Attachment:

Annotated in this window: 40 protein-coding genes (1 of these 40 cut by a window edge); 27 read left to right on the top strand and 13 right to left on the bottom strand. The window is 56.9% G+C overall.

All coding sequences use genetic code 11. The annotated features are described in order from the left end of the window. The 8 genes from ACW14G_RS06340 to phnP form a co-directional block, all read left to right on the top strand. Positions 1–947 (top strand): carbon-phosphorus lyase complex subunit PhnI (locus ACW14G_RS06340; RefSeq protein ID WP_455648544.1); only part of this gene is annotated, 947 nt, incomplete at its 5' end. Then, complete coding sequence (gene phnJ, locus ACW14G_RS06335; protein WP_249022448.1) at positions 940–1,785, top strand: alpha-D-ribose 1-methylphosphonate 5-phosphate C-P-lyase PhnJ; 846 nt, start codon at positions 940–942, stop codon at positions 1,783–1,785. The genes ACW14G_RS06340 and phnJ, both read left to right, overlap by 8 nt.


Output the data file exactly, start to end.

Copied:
Annotated in this window: 40 protein-coding genes (1 of these 40 cut by a window edge); 27 read left to right on the top strand and 13 right to left on the bottom strand. The window is 56.9% G+C overall.

All coding sequences use genetic code 11. The annotated features are described in order from the left end of the window. The 8 genes from ACW14G_RS06340 to phnP form a co-directional block, all read left to right on the top strand. Positions 1–947 (top strand): carbon-phosphorus lyase complex subunit PhnI (locus ACW14G_RS06340; RefSeq protein ID WP_455648544.1); only part of this gene is annotated, 947 nt, incomplete at its 5' end. Then, complete coding sequence (gene phnJ, locus ACW14G_RS06335; protein WP_249022448.1) at positions 940–1,785, top strand: alpha-D-ribose 1-methylphosphonate 5-phosphate C-P-lyase PhnJ; 846 nt, start codon at positions 940–942, stop codon at positions 1,783–1,785. The genes ACW14G_RS06340 and phnJ, both read left to right, overlap by 8 nt.